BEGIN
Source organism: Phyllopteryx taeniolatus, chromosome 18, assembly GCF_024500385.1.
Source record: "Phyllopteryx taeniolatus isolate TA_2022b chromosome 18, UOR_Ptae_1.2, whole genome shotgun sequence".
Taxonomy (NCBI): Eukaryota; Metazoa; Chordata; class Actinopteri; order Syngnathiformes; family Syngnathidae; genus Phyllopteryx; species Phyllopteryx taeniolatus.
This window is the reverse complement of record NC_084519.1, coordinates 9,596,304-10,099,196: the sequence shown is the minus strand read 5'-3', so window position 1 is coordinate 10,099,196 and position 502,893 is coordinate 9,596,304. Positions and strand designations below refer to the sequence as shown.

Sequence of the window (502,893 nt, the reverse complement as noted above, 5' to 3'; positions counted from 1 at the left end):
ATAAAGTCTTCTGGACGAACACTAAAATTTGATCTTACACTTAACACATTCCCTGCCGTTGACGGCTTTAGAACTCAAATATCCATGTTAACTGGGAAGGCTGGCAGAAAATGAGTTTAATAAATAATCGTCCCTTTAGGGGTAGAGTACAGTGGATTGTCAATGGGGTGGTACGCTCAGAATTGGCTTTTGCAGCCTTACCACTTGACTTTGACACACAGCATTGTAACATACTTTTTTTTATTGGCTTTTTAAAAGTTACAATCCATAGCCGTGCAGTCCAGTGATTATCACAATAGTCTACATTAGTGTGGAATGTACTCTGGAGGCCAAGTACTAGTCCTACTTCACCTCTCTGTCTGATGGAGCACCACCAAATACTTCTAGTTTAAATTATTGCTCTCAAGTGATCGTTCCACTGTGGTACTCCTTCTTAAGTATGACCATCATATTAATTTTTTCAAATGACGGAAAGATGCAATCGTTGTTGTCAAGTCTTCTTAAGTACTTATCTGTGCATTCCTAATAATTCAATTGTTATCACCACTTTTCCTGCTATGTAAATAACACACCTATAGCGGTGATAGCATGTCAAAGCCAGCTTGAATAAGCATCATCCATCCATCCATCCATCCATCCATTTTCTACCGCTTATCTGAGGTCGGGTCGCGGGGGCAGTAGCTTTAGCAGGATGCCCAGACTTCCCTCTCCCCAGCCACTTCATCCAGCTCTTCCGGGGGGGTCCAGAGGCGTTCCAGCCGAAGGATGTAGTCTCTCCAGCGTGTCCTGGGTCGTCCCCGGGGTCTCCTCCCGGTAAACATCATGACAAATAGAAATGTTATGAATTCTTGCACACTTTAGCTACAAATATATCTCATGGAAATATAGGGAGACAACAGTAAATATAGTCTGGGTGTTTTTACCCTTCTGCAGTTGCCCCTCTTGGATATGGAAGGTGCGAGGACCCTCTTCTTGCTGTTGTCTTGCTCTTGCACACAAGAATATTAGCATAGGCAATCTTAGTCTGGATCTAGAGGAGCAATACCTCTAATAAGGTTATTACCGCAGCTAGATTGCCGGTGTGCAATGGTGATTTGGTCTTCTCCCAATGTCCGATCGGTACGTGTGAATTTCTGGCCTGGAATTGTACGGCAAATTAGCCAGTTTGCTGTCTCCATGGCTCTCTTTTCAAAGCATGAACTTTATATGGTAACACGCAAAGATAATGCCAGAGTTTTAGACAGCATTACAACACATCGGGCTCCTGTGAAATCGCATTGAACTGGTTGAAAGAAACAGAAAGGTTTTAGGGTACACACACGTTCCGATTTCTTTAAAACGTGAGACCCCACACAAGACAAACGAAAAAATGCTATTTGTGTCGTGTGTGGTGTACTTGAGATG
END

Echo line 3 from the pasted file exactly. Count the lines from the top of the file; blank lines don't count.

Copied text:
Taxonomy (NCBI): Eukaryota; Metazoa; Chordata; class Actinopteri; order Syngnathiformes; family Syngnathidae; genus Phyllopteryx; species Phyllopteryx taeniolatus.